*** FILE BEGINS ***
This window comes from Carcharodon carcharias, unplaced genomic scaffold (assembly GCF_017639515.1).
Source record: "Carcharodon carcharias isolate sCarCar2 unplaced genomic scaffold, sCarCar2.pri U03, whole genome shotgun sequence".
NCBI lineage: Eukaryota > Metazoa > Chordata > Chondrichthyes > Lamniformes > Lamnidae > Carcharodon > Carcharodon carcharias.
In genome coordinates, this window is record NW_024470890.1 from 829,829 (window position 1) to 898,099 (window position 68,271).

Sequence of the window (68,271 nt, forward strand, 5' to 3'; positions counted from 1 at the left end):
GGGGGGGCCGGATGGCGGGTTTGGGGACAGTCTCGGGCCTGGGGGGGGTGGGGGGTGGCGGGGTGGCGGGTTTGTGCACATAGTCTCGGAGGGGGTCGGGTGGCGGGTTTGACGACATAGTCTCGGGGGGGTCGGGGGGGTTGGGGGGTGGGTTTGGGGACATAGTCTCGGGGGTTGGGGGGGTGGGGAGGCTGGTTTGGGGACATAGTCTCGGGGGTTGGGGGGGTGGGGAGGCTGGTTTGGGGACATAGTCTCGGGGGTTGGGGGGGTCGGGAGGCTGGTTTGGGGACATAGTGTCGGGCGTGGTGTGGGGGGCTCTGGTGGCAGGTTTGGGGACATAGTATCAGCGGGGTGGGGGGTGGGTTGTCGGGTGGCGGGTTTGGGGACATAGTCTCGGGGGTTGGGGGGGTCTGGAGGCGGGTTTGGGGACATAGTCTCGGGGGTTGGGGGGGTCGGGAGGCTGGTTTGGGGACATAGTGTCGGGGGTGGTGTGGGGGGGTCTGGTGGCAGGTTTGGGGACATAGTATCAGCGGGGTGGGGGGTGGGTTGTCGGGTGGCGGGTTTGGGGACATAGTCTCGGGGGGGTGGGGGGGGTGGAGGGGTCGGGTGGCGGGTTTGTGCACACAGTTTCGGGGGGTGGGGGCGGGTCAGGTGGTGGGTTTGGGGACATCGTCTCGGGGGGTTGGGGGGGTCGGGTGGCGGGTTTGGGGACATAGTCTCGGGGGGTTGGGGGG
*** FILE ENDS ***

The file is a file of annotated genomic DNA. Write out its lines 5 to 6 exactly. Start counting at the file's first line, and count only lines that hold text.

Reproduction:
Sequence of the window (68,271 nt, forward strand, 5' to 3'; positions counted from 1 at the left end):
GGGGGGGCCGGATGGCGGGTTTGGGGACAGTCTCGGGCCTGGGGGGGGTGGGGGGTGGCGGGGTGGCGGGTTTGTGCACATAGTCTCGGAGGGGGTCGGGTGGCGGGTTTGACGACATAGTCTCGGGGGGGTCGGGGGGGTTGGGGGGTGGGTTTGGGGACATAGTCTCGGGGGTTGGGGGGGTGGGGAGGCTGGTTTGGGGACATAGTCTCGGGGGTTGGGGGGGTGGGGAGGCTGGTTTGGGGACATAGTCTCGGGGGTTGGGGGGGTCGGGAGGCTGGTTTGGGGACATAGTGTCGGGCGTGGTGTGGGGGGCTCTGGTGGCAGGTTTGGGGACATAGTATCAGCGGGGTGGGGGGTGGGTTGTCGGGTGGCGGGTTTGGGGACATAGTCTCGGGGGTTGGGGGGGTCTGGAGGCGGGTTTGGGGACATAGTCTCGGGGGTTGGGGGGGTCGGGAGGCTGGTTTGGGGACATAGTGTCGGGGGTGGTGTGGGGGGGTCTGGTGGCAGGTTTGGGGACATAGTATCAGCGGGGTGGGGGGTGGGTTGTCGGGTGGCGGGTTTGGGGACATAGTCTCGGGGGGGTGGGGGGGGTGGAGGGGTCGGGTGGCGGGTTTGTGCACACAGTTTCGGGGGGTGGGGGCGGGTCAGGTGGTGGGTTTGGGGACATCGTCTCGGGGGGTTGGGGGGGTCGGGTGGCGGGTTTGGGGACATAGTCTCGGGGGGTTGGGGGG